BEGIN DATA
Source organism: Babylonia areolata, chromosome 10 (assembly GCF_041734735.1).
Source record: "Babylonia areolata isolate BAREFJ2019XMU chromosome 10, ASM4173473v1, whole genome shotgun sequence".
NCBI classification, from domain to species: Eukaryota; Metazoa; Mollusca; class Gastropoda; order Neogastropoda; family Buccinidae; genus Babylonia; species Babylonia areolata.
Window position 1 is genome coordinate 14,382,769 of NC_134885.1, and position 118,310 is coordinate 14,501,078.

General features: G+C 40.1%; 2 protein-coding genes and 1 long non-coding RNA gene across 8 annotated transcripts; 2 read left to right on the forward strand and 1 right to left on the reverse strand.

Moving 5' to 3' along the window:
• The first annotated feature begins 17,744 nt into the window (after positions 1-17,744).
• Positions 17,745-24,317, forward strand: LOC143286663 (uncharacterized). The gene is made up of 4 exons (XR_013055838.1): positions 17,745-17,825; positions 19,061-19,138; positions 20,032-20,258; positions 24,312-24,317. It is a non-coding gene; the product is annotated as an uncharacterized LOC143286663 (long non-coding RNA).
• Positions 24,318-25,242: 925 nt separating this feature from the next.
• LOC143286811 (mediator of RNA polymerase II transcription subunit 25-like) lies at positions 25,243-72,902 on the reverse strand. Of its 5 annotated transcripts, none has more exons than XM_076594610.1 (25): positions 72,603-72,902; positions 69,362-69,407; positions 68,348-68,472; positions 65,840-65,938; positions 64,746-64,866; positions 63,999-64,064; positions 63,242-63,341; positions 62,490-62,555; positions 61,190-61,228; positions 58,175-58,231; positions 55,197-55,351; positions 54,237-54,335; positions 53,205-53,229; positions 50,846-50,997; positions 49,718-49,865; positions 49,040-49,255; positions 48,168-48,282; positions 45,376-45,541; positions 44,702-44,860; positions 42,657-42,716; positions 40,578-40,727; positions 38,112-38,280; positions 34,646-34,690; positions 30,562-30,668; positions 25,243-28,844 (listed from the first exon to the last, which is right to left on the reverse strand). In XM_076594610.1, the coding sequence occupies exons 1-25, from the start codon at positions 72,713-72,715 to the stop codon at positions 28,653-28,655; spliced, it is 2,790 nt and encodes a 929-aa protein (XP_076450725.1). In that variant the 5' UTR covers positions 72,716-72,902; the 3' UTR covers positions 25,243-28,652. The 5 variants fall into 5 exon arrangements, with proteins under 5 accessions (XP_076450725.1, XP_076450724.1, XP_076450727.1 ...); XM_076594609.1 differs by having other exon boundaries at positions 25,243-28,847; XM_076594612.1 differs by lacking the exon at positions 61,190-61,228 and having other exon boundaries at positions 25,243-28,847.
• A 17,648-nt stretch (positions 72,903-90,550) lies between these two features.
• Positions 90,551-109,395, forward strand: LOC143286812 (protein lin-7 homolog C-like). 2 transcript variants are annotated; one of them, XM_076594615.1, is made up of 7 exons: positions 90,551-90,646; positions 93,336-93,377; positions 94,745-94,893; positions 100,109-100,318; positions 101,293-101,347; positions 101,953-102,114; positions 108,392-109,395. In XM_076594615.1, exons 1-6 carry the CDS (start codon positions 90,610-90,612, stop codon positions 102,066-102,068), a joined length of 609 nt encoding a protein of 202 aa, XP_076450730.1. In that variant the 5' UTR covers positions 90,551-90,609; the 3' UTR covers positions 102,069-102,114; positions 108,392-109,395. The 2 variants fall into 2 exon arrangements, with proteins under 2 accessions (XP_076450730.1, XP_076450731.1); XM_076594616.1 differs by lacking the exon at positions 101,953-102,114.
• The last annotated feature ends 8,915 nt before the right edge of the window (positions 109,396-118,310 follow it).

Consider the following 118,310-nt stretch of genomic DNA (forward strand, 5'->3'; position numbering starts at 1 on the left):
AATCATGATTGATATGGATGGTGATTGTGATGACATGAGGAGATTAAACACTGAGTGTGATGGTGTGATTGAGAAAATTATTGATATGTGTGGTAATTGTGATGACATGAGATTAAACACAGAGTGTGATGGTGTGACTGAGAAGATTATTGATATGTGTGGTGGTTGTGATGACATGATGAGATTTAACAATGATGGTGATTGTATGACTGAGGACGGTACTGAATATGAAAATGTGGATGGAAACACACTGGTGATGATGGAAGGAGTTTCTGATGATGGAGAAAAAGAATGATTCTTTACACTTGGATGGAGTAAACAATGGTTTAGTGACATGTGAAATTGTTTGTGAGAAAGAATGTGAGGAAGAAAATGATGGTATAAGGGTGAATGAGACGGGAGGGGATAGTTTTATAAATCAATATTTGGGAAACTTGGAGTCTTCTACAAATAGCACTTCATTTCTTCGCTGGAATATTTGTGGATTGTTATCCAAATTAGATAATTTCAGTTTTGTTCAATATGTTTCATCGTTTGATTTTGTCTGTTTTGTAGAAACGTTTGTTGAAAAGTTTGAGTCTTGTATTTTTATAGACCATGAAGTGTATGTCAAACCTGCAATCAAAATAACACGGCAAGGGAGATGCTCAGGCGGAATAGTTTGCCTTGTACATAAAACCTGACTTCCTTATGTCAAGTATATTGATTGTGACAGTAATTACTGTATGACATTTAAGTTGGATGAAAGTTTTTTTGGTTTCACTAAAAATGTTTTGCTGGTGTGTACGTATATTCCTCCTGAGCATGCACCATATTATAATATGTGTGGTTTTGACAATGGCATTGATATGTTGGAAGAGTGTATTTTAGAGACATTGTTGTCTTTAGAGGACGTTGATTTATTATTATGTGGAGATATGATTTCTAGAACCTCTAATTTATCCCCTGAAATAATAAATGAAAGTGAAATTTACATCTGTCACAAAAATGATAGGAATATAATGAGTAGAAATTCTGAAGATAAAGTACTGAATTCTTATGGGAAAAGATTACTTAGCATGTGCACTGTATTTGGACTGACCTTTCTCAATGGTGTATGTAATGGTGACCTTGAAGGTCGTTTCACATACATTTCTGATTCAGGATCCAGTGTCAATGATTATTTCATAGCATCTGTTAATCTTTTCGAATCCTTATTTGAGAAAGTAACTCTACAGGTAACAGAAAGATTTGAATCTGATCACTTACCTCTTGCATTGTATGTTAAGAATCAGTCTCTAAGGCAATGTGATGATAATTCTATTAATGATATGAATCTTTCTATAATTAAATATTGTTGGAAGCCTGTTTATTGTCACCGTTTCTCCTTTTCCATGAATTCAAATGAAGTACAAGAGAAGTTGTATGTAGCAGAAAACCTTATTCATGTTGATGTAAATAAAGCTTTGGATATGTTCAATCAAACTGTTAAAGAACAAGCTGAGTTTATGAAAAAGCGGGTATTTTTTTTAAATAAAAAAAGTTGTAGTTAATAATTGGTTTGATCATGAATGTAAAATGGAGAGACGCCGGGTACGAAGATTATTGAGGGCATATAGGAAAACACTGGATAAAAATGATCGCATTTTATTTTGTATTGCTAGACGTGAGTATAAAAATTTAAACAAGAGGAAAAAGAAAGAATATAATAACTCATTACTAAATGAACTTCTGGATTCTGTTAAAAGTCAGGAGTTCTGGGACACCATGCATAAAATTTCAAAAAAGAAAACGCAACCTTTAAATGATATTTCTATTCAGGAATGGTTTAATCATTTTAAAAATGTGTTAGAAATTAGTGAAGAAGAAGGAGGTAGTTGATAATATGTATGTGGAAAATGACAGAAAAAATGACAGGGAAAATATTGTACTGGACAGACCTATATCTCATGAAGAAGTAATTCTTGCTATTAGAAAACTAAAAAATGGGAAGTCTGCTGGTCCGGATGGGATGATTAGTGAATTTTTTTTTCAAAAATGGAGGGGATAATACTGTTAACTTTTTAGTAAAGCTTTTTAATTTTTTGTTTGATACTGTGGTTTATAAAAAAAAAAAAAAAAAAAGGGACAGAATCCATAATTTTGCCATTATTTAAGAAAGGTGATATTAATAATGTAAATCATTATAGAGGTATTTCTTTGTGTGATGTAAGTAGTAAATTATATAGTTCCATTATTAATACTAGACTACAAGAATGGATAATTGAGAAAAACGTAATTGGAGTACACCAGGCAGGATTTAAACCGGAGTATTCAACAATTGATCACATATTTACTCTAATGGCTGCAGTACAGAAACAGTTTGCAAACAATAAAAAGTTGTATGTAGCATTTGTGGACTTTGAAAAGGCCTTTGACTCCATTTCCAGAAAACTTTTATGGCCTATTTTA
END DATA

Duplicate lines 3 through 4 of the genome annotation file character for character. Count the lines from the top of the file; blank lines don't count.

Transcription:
NCBI classification, from domain to species: Eukaryota; Metazoa; Mollusca; class Gastropoda; order Neogastropoda; family Buccinidae; genus Babylonia; species Babylonia areolata.
Window position 1 is genome coordinate 14,382,769 of NC_134885.1, and position 118,310 is coordinate 14,501,078.